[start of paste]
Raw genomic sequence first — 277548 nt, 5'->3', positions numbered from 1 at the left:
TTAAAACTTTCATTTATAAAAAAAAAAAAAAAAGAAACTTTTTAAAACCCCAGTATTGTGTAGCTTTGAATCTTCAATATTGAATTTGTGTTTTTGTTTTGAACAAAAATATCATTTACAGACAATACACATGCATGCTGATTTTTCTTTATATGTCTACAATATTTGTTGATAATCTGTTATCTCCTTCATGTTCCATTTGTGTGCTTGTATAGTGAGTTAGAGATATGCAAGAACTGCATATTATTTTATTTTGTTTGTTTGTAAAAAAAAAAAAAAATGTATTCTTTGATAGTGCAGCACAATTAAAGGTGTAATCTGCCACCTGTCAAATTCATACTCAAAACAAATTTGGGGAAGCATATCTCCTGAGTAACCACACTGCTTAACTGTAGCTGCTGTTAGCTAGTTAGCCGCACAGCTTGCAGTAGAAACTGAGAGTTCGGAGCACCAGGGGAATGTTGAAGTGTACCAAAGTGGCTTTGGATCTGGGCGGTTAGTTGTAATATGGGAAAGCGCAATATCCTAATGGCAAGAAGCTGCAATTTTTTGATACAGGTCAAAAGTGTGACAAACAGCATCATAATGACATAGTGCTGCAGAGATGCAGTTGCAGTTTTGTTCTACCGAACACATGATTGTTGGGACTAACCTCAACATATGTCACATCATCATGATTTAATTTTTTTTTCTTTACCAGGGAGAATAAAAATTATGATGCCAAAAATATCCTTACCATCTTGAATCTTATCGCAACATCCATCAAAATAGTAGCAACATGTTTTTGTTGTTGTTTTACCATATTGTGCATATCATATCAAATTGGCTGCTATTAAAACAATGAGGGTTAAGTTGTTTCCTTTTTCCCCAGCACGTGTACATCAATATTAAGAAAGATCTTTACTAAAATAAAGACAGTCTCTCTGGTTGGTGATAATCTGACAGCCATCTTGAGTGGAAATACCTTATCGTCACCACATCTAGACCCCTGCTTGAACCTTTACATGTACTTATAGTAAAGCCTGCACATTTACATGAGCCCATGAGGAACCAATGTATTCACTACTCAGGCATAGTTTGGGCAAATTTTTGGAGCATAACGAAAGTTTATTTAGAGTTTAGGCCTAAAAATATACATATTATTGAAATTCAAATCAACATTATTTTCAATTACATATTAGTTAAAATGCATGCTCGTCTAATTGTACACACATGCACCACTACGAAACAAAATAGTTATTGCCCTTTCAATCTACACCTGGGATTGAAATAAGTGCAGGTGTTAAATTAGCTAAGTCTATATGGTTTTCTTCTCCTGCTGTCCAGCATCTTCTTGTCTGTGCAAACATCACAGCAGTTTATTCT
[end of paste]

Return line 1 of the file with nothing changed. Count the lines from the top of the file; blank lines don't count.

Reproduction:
Raw genomic sequence first — 277548 nt, 5'->3', positions numbered from 1 at the left: